Bhai Puran Singh (4 June 1904 – 5 August 1992) was born in Rajewal (Rohno) Ludhiana district, Punjab. Born into a Hindu family, he was given the name Ramji Das as a child. Later, while still a child, he chose to become a Sikh. Though he never finished his basic schooling, he became a writer, a (self) publisher, an environmentalist, and a philanthropist. He is perhaps best remembered for the home he founded in Amritsar, India, named Pingalwara, a home which long after his death, is still tending to the castaways of society: the sick, disabled and abandoned forlorn people.
As a young man he decided to dedicate his life to the 'selfless service of humanity'. He founded Pingalwara in 1947 with only a few patients, the neglected and rejected of the streets of Amritsar. An early advocate of what we today refer to as the 'Green Revolution', Bhagat Puran Singh was spreading awareness about environmental pollution, and increasing soil erosion long before such ideas became popular. Pamphlets with his writings on various subjects, such as environmental awareness, were printed on re-used paper and freely distributed.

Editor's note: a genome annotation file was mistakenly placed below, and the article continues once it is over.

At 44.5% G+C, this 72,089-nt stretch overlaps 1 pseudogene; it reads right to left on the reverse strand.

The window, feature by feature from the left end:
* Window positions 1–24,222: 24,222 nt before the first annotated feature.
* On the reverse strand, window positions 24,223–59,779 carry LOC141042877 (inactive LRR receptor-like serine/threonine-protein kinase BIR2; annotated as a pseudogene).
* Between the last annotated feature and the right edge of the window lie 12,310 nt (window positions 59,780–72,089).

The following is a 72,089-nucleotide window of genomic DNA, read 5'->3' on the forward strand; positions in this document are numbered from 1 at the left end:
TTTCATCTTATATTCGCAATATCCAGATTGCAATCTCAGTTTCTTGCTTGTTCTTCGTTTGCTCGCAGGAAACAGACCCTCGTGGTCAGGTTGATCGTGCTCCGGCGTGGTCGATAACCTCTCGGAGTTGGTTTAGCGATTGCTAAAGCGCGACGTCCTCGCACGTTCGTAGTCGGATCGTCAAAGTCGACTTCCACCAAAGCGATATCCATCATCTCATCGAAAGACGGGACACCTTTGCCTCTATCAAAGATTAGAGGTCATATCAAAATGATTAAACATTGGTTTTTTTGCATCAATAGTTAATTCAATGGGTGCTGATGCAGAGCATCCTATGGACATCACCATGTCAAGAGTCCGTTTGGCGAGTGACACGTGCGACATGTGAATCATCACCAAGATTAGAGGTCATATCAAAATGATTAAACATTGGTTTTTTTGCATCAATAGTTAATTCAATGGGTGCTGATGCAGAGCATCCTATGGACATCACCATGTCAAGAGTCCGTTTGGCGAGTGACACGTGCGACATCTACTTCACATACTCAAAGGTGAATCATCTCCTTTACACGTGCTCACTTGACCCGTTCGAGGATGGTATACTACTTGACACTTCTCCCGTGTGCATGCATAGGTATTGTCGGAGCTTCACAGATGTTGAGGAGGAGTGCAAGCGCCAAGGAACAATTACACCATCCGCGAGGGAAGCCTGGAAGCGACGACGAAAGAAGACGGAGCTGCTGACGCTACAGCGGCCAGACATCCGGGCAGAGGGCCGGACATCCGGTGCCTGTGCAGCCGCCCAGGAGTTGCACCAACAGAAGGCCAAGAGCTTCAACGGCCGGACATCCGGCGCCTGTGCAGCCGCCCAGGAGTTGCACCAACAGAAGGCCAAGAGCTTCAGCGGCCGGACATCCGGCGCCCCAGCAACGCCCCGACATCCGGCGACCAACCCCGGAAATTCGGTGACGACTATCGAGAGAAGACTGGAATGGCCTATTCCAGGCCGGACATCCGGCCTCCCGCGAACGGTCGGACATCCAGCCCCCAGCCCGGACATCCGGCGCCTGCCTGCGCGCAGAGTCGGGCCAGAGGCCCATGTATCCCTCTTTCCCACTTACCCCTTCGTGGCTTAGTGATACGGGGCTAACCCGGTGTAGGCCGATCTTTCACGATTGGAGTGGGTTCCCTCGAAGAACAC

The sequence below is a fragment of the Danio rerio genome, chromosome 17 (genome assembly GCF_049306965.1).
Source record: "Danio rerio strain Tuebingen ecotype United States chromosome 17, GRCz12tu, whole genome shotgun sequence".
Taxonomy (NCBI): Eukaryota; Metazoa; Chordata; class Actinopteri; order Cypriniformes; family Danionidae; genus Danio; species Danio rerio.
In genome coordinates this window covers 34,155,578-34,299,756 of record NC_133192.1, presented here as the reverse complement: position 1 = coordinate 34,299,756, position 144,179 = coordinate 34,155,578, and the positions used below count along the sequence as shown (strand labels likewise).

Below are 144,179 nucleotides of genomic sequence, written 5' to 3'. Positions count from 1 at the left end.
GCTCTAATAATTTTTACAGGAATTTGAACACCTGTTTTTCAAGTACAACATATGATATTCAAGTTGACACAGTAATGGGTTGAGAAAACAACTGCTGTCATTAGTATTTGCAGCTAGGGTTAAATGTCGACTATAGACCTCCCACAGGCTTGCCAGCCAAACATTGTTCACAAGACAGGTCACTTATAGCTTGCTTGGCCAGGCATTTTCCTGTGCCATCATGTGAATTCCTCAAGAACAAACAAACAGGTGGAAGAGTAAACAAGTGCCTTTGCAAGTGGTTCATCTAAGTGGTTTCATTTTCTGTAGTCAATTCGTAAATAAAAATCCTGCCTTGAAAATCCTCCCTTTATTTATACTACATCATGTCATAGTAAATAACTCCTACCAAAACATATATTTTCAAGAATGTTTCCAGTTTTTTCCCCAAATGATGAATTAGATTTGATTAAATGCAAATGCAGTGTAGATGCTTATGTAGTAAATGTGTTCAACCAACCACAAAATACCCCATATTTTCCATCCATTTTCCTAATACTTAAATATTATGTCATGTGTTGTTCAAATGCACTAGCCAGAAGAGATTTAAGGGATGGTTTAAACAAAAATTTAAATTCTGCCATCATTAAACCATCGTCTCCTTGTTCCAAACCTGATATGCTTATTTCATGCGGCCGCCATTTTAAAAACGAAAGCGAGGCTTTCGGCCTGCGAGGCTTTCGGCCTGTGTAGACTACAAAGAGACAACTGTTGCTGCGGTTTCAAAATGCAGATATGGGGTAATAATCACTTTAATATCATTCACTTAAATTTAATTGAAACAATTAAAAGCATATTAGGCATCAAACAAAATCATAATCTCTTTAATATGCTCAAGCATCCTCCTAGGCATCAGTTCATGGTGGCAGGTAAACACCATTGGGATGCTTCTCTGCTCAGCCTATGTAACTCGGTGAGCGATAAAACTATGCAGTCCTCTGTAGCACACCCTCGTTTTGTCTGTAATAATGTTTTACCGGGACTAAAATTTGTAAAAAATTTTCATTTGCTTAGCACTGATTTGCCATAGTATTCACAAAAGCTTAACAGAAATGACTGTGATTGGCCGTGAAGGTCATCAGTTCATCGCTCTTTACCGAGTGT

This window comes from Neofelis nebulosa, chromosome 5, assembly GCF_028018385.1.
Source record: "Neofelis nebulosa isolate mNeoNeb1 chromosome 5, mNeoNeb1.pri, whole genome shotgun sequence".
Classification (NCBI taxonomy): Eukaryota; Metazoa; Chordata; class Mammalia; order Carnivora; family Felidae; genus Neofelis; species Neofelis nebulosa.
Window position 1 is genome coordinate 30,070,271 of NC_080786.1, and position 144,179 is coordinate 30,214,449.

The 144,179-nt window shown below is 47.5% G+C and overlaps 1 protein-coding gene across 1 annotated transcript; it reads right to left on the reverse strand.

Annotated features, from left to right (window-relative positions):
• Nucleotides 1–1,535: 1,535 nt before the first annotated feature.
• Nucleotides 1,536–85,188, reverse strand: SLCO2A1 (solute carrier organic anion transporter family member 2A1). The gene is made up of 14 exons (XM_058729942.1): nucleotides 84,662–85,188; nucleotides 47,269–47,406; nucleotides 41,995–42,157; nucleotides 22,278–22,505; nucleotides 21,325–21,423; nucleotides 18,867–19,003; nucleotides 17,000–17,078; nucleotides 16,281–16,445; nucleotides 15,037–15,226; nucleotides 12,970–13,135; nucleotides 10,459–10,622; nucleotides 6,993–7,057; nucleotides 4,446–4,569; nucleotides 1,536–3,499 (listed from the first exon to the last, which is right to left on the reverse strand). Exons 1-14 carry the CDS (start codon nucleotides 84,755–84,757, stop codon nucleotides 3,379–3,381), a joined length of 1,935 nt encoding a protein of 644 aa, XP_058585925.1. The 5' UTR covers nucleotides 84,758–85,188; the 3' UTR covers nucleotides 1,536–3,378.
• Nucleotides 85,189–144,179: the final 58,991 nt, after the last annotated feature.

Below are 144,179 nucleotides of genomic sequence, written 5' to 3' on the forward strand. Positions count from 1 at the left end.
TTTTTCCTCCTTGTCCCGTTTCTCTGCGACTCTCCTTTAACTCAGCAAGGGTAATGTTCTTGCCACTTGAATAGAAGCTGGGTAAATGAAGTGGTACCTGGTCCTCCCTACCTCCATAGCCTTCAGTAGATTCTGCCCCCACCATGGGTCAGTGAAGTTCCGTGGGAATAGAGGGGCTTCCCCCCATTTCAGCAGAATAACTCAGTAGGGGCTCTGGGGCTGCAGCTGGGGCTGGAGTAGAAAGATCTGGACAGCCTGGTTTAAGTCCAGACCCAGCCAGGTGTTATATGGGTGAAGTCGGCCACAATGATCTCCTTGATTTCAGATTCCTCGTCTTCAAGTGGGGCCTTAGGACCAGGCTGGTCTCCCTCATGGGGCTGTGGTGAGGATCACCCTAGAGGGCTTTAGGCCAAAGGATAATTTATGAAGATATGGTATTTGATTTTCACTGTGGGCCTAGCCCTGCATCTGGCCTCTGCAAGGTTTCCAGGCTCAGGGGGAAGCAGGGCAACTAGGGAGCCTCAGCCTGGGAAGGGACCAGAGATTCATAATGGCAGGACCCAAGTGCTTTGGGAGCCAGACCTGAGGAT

He was honoured in 1981 by the Government of India with the Padma Shri award, given for exceptional and distinguished service in any field. (See List of Padma Shri award recipients (1980–89)) He was among the citizens of India who returned their awards and medals after the Indian army's attack on the Golden Temple in 1984. He died on 5 August 1992 in Amritsar. After the death of his father, his mother encouraged him to finish the matric level of education, which would allow him to fill a Government job. His mother worked as a domestic help in the house of a doctor at Montgomery (Sahiwal), in part to earn the money for her son's education. Later, she moved to Lahore where she cleaned utensils in households. Puran Singh was sent to a hostel where he was sent ten rupees every month by his mother.Download Ebook to Read Continue